EDITOR’S NOTE: This story was first published during Roland Garros on 29 May 2019. Dusan Lajovic is now into the quarter-finals at the Plava Laguna Croatian Open Umag, his first ATP Tour quarter-final since finishing runner-up this April at the Rolex Monte-Carlo Masters (l. to Fognini). The Serbian, who seeks his first ATP Tour title, will play Slovenian Aljaz Bedene on Friday.
Serbian Dusan Lajovic swears he’s not addicted to coffee. With his morning breakfast, if he feels a little bit low on energy, the 30th seed at Roland Garros usually has a short espresso, and around 4 or 5 p.m., he might savour a cappuccino, a little pick-me-up to avoid the mid-afternoon slump.
So about two coffees every day.
“Two… three… four… Sometimes but not every day,” Lajovic told ATPTour.com. “Let’s say two is a regular dose.
“But I’m trying to not overdo it.”
Who could fault him, though, for occasionally indulging? It’s good for business.
Lajovic, along with Serbian doubles player Nikola Cacic, co-founded and co-owns “Laboratorije Kafe”, or Coffee Lab, located about 25 metres from his front door in Belgrade, or, if it was at Roland Garros, about the distance between Court Philippe Chatrier and Court 1.
The café serves the usual coffees – espressos and cappuccinos – along with fresh juices, smoothies, bagels, cookies and ice cream. They import their coffee beans from Italy, after originally sourcing them from Colombia and Brazil, where a sweeter bean grows.
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“Now I would say it’s a little bit darker, and it’s similar to what people are used to in the country,” Lajovic said.
At home, most Serbians drink Turkish coffee, which has a more sour-tasting flavour, Lajovic said, but the lab offers something a little different.
True to its name, the business also has a lab-like feel. It’s all black and white, and its smoothies come in beaker-like glassware. “We actually buy the glasses in the shop from the laboratories,” Lajovic said.
Initially, when he and Cacic founded the business about a few years ago, Lajovic envisioned it as the first in a future chain of shops. But even the most fledgling of tennis careers require full-time focus, and, for Lajovic, future growth forecasts for his main hustle have never looked more promising.
The Serbian reached his first ATP Tour final in April at the Rolex Monte-Carlo Masters, an ATP Masters 1000 event, beating Austrian Dominic Thiem (No. 5) and Daniil Medvedev of Russia (No. 14) to hit a career-high in the ATP Rankings of No. 23.
“He hasn’t surprised me with the level of tennis on clay, because I knew that he has the ability to play at a really high level,” said countryman Novak Djokovic, World No. 1 and 2016 Roland Garros champion.
“But to do it day after day at such a big tournament and to win against big players like Dominic Thiem is phenomenal, and I congratulate him for the great success… It’s great for Serbian tennis.”
At Roland Garros, Lajovic is seeded for the first time at a Grand Slam, a designation that has helped him avoid the likes of Roger Federer and Rafael Nadal in the first or second round.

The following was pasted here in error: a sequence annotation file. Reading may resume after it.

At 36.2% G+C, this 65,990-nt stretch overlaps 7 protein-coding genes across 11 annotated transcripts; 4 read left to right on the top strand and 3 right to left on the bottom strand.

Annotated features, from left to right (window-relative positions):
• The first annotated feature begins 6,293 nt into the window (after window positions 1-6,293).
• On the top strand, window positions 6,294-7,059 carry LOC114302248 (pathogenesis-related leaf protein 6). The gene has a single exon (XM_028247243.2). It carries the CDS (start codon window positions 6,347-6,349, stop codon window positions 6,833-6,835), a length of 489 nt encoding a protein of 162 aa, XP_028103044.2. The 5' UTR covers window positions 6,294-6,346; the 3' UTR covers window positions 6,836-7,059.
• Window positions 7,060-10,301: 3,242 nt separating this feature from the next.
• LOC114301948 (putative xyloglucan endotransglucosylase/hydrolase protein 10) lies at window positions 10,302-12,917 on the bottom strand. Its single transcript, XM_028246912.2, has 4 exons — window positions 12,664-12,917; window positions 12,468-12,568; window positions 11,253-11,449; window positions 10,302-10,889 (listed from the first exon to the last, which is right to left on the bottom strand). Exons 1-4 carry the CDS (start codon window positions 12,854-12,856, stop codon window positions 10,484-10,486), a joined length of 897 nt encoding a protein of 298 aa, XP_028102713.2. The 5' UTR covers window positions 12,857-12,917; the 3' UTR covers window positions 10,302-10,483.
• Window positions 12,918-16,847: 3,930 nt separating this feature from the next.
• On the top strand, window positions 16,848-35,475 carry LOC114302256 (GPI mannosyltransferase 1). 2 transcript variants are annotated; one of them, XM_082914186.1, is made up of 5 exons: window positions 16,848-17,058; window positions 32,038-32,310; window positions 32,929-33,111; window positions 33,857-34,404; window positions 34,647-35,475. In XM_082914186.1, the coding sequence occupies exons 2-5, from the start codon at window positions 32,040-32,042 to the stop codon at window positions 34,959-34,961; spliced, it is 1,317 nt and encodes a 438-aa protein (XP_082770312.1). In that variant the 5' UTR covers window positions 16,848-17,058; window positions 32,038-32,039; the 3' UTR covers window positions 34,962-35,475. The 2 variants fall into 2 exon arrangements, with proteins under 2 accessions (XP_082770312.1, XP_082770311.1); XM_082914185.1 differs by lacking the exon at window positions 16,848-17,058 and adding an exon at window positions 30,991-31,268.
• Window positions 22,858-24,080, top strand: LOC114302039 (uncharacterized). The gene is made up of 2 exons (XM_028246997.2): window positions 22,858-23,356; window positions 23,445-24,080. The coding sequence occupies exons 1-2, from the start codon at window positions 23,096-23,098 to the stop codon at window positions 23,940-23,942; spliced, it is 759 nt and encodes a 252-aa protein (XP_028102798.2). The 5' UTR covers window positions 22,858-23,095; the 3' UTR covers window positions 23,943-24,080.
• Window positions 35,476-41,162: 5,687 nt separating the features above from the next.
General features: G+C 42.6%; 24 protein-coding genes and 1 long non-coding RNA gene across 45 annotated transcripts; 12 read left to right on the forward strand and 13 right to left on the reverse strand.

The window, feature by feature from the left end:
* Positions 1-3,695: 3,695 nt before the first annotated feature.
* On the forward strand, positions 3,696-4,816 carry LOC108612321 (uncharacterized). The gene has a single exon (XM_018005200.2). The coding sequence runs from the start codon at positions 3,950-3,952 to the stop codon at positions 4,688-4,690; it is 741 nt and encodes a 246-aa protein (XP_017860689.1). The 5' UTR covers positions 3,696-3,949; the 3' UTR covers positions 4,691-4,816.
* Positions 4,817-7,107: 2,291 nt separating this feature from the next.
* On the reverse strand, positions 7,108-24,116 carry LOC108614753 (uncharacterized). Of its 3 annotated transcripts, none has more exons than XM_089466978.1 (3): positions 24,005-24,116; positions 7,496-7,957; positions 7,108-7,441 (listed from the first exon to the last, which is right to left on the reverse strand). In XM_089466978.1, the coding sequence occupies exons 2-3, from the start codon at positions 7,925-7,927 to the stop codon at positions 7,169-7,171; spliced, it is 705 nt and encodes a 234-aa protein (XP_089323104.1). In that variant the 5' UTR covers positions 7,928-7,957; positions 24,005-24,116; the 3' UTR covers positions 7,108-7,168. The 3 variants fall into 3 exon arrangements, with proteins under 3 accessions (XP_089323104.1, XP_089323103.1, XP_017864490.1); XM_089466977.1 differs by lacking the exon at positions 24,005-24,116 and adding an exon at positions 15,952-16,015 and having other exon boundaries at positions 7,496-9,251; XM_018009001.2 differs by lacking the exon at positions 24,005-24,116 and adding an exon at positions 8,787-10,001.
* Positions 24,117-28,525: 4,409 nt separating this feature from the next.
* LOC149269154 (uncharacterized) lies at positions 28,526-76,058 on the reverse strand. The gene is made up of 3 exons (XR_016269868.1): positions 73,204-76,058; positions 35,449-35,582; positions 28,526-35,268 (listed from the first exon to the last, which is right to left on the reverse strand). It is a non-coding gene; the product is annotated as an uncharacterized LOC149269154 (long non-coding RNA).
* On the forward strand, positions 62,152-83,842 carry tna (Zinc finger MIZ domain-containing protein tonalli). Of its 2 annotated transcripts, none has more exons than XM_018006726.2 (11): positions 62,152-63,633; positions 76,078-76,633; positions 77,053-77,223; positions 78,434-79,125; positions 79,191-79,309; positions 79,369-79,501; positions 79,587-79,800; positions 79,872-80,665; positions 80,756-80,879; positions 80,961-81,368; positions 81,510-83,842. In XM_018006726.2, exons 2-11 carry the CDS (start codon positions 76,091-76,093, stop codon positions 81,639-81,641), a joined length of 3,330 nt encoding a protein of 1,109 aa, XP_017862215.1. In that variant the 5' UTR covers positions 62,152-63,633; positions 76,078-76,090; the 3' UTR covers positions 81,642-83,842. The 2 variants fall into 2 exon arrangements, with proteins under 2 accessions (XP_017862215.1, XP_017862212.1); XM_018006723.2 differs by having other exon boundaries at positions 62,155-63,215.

In four of the past seven Grand Slams, Lajovic has faced a Top 5 player in the first two rounds.
“It’s a little bit of a relief,” Lajovic said. “Top 32 in a Grand Slam is something you’re always trying to do. When I broke into the Top 50, the next goal was to be seeded in a Grand Slam. Now I’m here, so I’m liking that I did those steps.
“I think every player is doubting about his goals and everything, so whenever you do something like that, it feels satisfactory.”
The 28-year-old credits coach Jose Perlas, who has worked with former No. 1s Carlos Moya and Juan Carlos Ferrero, along with Lajovic’s countryman Janko Tipsarevic, for the steady improvement. At the start of 2017, Lajovic was ranked No. 93.
“I’ve tried to become a little bit more aggressive, to be more dominant with the forehand… and try to use that as my weapon from all kinds of positions on the court,” Lajovic said.
In the past, for instance, if the ball came to his backhand side, he’d hit a backhand, and if it came to his forehand, he’d hit a forehand. He rarely diverted from those basics. They’ve tweaked his fitness regimen as well, matching his workouts to his in-match movements.
Perlas was effusive in his praise of the veteran Serbian.
“The key lies in his total and absolute commitment to face the effort required to change his system, including his game, his workouts, as well as the demands of his new game style,” Perlas told ATPTour.com. “He is one of the people who has come to me with the most commitment… I have never seen him doubt what he is doing. He is always committed to improvement.”
The Serbian is dedicated to making a good run at Roland Garros as well, where he made his best Slam showing in 2014, reaching the Round of 16 before falling to Nadal.
Lajovic, however, doesn’t have to worry about facing the 11-time Roland Garros champion unless both reach the final.
The earliest time the Serbian could play a Top 5 player is in the third round, against fifth seed Alexander Zverev, which wouldn’t be until Saturday, or, in Lajovic’s language, at least three espressos and three cappuccinos from now.